Frustrated by web development?
Many of our friends have been in the same position, so here’s our best advice, below.
Dream that big dream. But then think of the bare minimum that would make you happy, and people would find useful. What are the three most essential features? What is the most essential feature?
Call this Version 1.0. Save the rest for later. No need to even tell people about the rest unless they’re really really interested.
Your goal here is just to get Version 1.0 built. That, alone, will be a huge accomplishment. Everything below is describing only Version 1.0.
Again, remember: only describe Version 1.0. The big version is written down somewhere else.
Leave off all details that the programmer doesn’t need to know.
For example: If you want to sell videos, you don’t need to say what’s in the videos. Just “sell downloadable and streamable video files.” If you want the site to translate ancient Arabic poetry to Spanish to increase global tolerance, just say, “Translate paragraphs from Arabic to Spanish.”
Be succinct. Programmers love that. Include people in a story, using the terms you use. For example:
“A company creates an account, then creates a new project with a title and description. In the project, they upload multiple documents to be translated. Each document has a from-language, to-language, and a name. The system counts how many words are in each document. When the company marks the project as ready, it is announced to the translators. The announcement shows how many documents, how many words, and a price. The translator rejects or approves. They log in to translate the documents, one at a time, marking each finished when done, which sends the file back to the company for review.”
From this, the programmer will look for nouns and verbs, so start to think in those terms to help you communicate better. (A programmer would see: Company, Project, Document, Translation, Translator, etc.)
We want to isolate the most important path through your website. We will call this the main set of features. Here at CaliCodeFactory we follow a mix of what is called an Agile method and traditional forms of project management – like the waterfall approach with a strict set of milestones and well defined features. With changing or unclear specifications we always want to plan for change – hence the word Agile.
Once we have defined our main features we want to tell a story about it.
What happens when you click it? Exactly what did the system do? What happens next?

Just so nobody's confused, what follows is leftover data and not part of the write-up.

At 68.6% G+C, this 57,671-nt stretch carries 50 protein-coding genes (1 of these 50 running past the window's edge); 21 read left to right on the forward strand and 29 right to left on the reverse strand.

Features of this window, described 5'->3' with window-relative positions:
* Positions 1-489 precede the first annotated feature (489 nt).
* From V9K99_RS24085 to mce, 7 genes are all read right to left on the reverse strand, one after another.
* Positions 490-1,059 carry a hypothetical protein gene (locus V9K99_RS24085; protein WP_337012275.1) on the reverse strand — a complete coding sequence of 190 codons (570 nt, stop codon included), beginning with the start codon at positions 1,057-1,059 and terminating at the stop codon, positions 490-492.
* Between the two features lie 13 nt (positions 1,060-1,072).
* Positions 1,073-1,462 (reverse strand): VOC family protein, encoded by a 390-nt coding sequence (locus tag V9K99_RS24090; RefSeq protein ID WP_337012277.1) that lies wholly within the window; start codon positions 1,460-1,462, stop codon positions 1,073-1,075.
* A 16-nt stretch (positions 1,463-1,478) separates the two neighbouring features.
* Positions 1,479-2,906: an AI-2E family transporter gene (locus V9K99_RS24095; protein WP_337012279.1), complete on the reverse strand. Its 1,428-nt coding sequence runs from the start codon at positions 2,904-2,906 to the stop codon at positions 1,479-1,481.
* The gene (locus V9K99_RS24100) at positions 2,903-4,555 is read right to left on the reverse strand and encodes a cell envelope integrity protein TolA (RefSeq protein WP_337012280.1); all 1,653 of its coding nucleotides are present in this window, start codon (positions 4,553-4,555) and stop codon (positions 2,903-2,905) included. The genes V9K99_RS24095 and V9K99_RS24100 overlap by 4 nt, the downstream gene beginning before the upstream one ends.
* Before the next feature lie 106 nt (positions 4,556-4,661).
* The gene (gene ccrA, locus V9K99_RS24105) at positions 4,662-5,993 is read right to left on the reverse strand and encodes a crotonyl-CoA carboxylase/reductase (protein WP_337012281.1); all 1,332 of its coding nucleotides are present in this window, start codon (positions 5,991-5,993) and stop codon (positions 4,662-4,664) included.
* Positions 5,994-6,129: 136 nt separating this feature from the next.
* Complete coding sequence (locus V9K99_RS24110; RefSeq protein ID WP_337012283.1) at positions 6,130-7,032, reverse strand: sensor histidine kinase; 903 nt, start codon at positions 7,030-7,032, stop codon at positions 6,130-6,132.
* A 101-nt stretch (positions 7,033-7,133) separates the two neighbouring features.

Start to think in IF-THEN branches. Example: “If it’s a new user, it takes them to this welcome page. If they’ve been here before, it takes them to their account page. If it asks for a number, but they type a word, send them back to the same page but with a message.”
In a text file, write down every thing you know this Version 1.0 needs to do. Every click. Every action. A long list of small simple things.
Start to think of the exact wording of what you want it to say, but save that somewhere else. Don’t clutter this list with wording.
The goal is to keep this long list of actions very clear and simple, so that a programmer can see it, and see that each step is easy. For them it should be like eating chips, not an elephant.
We tend to think of other people’s work as easier than it is.
So break Version 1.0 up into many “milestone” steps. Think of it as a day’s work. (It might take more or less than a day.) The point where they upload their work for you to test. Where you test it and are happy that little piece works.
Don’t expect it to look pretty at this stage. Expect it incredibly ugly but functionally working. Like building a house, the paint and decor goes last.
For example: in my translation site story, above, the first milestone might be just a plain ugly web page where a company can create an account, create a new project, then upload named documents into that project. That’s it! If that works, that’s a good start.
Thinking of your project in milestones makes all the difference. You’ll stop and communicate at each, making sure you’re happy before continuing. Misunderstandings can’t run on too long. You’ll estimate time and cost better. And you’ll both feel a good sense of momentum.